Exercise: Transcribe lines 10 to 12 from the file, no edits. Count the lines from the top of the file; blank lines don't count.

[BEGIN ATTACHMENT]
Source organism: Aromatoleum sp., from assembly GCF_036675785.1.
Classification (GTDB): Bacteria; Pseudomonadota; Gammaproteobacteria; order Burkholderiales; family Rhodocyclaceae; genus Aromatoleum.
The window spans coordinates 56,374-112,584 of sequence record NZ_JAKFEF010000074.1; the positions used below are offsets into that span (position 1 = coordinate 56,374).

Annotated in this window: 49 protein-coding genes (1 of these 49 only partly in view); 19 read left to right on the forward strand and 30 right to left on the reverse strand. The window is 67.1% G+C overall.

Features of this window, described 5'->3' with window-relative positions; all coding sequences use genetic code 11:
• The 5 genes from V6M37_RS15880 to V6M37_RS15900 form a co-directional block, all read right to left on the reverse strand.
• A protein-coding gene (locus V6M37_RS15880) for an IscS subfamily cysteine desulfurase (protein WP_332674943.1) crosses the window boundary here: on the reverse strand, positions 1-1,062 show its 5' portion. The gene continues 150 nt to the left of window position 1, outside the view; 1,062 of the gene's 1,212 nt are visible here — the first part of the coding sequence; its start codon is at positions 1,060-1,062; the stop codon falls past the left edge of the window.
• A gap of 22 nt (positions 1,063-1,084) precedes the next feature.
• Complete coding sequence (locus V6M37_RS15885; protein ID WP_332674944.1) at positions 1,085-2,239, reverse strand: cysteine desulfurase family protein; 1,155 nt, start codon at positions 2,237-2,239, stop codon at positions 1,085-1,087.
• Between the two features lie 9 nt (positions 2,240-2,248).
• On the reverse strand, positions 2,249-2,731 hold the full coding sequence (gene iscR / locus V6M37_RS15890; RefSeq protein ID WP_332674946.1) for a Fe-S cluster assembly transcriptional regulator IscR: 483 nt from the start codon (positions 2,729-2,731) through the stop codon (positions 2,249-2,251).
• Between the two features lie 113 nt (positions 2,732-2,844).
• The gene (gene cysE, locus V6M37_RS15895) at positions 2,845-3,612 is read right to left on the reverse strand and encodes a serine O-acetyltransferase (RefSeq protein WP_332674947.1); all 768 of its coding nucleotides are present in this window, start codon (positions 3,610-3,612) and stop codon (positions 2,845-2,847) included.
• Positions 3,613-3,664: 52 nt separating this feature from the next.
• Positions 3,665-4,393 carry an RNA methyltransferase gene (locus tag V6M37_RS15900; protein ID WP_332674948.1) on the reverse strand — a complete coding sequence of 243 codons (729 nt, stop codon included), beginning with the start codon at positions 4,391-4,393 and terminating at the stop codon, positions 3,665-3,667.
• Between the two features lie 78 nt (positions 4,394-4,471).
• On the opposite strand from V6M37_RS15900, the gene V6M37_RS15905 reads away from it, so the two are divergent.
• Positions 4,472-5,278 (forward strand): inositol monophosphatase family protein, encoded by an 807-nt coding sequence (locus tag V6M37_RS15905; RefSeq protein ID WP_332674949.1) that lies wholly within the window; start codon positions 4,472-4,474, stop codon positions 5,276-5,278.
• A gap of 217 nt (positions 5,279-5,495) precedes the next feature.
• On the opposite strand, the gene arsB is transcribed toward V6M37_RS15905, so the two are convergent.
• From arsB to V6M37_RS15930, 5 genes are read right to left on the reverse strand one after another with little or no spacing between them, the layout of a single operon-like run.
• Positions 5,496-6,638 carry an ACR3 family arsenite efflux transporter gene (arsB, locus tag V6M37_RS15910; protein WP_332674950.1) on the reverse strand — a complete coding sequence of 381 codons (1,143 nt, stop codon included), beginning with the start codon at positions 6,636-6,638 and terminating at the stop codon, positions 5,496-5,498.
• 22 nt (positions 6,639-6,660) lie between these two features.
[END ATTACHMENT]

• Between the two features lie 9 nt (positions 2,240-2,248).
• On the reverse strand, positions 2,249-2,731 hold the full coding sequence (gene iscR / locus V6M37_RS15890; RefSeq protein ID WP_332674946.1) for a Fe-S cluster assembly transcriptional regulator IscR: 483 nt from the start codon (positions 2,729-2,731) through the stop codon (positions 2,249-2,251).
• Between the two features lie 113 nt (positions 2,732-2,844).